When initially placed on the Cayman Island property market, the prices of foreclosed properties are standard or even optimistic. As a result, they rarely sell quickly. Over time, it becomes possible to negotiate the price down, although many will be purchased at the going rate. So whilst foreclosure gives you more room to negotiate than with an individual homeowner who is in rush to move, you are unlikely to find a bargain basement deal.

Strata Fees

Apartments on different levels, or with shared areas, are bought with strata ownership. The regulations set out the legal framework under which owners pay strata fees, which are spent to manage and maintain the entire block. If you are purchasing a property which is a subdivision of a larger block, be aware that you will be legally required to pay these fees. They are charged monthly or quarterly, and must be paid in advance.

Make sure you are given full disclosure of these costs before you make an offer to purchase an apartment. Double check you can afford these fees, especially as you are likely to be paying large advance quarterly charges as one lump sum.

Although a strata property commits you to an additional outlay, it may be a worthwhile investment. Someone else undertakes maintenance of the property, communal areas and gardens. Swimming pools and play areas will be kept clean, safe and functional. If a pest control issue arises or the pool filtering system breaks down, it will be dealt with. Security is often part of the package, a great comfort if your property will be empty for long periods. Moreover, some of the strata fees are used to provide property insurance cover.

If you live in an independent property and undertake maintenance jobs yourself, those will take time and money. You will have to find contractors and obtain quotes, and if the contractor doesn’t turn up, it becomes your problem to find out what has happened and possibly start the process again.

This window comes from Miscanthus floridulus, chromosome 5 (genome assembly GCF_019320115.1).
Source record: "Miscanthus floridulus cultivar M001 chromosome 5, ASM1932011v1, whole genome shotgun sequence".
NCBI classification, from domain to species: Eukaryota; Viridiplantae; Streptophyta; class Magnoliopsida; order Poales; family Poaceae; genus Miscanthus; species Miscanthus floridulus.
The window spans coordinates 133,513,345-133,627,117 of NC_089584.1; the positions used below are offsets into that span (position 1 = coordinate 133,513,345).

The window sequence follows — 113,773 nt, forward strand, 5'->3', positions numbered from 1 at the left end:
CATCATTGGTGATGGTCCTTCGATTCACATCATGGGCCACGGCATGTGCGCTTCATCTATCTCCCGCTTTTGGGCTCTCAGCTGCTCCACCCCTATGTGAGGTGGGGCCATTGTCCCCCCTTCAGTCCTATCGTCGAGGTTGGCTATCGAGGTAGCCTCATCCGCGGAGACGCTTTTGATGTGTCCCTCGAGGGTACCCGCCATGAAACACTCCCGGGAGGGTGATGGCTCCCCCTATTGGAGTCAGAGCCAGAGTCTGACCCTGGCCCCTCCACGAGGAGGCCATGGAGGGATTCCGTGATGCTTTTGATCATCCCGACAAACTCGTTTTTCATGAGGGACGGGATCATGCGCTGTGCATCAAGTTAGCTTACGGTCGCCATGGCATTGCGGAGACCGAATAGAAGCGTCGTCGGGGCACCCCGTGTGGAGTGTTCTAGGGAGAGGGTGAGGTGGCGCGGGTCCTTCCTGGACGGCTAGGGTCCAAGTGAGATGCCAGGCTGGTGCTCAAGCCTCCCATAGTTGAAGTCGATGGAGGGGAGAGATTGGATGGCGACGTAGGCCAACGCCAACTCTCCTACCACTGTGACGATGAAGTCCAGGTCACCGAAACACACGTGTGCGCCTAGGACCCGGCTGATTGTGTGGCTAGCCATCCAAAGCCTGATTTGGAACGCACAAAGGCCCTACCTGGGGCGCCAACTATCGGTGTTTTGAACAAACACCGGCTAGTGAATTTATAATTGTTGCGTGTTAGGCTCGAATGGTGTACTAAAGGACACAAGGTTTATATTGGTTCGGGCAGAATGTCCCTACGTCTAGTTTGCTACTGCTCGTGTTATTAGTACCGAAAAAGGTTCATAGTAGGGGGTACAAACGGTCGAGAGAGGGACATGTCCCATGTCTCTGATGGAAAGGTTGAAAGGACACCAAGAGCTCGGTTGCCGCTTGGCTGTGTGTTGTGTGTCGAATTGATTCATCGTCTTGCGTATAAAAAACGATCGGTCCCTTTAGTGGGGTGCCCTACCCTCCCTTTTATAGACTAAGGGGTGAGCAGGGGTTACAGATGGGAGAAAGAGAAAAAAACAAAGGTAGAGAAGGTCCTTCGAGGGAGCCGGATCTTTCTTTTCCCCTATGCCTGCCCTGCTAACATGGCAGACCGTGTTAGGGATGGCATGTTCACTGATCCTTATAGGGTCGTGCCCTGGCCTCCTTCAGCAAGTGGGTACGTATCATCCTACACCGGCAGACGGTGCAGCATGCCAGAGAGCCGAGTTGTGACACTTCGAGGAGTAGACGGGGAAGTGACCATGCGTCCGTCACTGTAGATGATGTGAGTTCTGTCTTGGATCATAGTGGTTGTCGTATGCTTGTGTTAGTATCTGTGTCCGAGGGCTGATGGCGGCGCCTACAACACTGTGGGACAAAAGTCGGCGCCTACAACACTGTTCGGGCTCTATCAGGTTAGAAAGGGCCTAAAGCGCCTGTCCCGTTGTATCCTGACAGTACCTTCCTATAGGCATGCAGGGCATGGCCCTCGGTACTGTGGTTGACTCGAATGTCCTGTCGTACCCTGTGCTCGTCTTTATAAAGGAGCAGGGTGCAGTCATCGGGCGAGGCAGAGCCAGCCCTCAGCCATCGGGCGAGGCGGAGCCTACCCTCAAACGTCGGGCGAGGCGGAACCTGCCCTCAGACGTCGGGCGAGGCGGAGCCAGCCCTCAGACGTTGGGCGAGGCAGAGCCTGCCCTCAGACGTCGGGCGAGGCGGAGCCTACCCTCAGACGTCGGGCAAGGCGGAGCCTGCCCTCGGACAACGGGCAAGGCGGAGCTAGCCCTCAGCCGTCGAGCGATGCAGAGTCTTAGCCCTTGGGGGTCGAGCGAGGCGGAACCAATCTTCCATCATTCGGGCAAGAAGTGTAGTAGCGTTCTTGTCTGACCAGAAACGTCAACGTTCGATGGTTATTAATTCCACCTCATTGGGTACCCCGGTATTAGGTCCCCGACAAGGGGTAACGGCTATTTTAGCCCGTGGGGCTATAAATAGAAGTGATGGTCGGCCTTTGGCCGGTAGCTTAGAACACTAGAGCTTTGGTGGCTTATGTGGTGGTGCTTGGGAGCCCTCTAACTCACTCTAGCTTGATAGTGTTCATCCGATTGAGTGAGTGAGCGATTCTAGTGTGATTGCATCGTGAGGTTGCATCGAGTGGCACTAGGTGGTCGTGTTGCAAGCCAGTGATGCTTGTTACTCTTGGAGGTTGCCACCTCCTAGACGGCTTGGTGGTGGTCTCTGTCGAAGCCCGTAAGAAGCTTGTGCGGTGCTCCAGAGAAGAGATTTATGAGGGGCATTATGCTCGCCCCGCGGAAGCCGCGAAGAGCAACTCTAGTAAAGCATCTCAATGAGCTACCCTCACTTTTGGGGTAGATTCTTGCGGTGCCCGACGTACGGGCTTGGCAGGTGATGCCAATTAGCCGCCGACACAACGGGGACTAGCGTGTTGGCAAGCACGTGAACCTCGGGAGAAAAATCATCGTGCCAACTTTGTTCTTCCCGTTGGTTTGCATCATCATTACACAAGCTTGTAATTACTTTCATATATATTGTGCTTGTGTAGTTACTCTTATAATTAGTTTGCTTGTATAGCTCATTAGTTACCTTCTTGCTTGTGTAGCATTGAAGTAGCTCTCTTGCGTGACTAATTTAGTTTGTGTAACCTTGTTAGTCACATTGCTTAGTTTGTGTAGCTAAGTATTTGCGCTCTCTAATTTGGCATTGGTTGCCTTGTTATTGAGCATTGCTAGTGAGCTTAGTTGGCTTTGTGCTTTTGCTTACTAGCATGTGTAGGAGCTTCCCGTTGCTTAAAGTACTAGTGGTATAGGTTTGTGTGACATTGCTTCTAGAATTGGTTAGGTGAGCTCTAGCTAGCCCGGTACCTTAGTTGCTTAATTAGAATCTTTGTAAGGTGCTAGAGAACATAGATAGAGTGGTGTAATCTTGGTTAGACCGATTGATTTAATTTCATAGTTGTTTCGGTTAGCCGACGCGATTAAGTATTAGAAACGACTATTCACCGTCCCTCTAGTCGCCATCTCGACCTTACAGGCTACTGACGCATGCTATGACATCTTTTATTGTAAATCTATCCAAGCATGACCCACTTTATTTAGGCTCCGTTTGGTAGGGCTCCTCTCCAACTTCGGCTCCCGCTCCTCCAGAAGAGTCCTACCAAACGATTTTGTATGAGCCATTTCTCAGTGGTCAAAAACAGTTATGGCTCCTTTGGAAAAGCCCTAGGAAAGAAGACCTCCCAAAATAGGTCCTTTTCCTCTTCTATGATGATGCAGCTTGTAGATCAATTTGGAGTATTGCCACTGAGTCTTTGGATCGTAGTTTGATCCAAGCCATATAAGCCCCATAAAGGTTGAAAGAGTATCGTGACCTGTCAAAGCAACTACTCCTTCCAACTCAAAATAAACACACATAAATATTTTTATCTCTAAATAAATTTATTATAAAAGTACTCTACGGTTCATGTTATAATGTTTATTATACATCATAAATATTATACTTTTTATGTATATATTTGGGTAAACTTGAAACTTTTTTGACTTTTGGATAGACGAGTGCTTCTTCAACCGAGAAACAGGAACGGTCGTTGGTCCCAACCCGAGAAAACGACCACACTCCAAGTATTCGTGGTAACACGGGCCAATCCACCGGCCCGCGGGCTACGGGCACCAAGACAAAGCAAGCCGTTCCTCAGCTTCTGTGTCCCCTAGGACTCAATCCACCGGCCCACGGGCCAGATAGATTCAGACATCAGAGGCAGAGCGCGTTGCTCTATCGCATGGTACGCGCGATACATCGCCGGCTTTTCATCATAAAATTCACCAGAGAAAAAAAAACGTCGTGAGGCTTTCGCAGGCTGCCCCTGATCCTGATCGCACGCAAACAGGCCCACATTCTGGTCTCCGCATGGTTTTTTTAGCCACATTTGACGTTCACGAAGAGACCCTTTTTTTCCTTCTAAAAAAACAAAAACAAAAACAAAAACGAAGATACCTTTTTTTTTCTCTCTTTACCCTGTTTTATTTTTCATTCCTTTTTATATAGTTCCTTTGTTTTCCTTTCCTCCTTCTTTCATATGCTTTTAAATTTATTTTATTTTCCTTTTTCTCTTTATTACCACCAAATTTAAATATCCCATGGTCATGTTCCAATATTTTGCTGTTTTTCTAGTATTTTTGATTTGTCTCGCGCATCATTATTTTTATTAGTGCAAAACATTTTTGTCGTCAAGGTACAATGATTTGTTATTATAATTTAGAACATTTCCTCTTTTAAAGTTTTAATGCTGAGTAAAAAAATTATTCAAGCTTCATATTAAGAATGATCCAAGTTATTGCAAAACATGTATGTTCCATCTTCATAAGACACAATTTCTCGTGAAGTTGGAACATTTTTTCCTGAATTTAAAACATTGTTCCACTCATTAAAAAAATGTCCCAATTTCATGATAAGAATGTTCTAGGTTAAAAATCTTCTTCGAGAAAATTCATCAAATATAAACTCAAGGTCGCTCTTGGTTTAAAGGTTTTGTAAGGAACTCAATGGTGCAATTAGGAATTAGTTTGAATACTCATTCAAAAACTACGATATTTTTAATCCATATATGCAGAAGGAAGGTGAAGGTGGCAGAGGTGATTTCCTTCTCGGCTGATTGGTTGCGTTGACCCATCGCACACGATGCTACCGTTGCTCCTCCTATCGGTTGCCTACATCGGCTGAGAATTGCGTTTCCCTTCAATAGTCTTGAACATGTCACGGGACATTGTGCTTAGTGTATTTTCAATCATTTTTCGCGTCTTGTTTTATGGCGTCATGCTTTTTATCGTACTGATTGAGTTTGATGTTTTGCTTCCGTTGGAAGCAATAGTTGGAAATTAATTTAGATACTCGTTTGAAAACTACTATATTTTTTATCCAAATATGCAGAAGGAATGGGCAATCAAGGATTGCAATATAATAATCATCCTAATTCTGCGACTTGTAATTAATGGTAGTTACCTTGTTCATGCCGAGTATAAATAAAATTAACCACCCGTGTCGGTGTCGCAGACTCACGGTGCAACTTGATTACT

Obviously, this is annoying if it interferes with a relaxing retirement, and is particularly problematic for those working long hours. For expats who have a holiday home in the Cayman Islands, traveling to talk to builders and oversee work can become expensive and difficult. This is why strata properties are popular.

Detached properties are often built on developments which have a strata-style homeowners association, although the insurance is not included.

Ensuring Your Property Purchase Is Legal

If you are buying a property in the Cayman Islands, you will need to appoint a lawyer or notary to ensure the title is clear and correct, and to arrange and process your contracts. They will charge one percent of the purchase price for this work.

Should you require a mortgage, the bank will nominate a law firm to undertake the work. You will still be responsible for paying the bill, so ensure you receive the estimate before work begins.

Offers to purchase a property must be made in writing. If you have used the services of a CIREBA registered agent, they will have standard documents to do this and help you through the process.

Your offer will include the purchase price, deposit, conditions of the offer, and suggested closing date. This becomes legally binding once both parties have agreed.

You will now pay the deposit, via your lawyer. If you pull out of the purchase without good reason, you will lose your deposit. At this stage, you should have the property inspected by a surveyor to ensure it is in good condition.

Once your lawyer has completed all the checks and prepared the documents, you will sign the final contract and provide the funds to pay the seller. You will also pay the stamp duty, estate agent fee, and the lawyer’s fees at this point. The lawyer will then process the Transfer of Land Form RL1, and give you copies of this to use for connecting utilities and so on. Congratulations; you will now be a Cayman Islands property owner!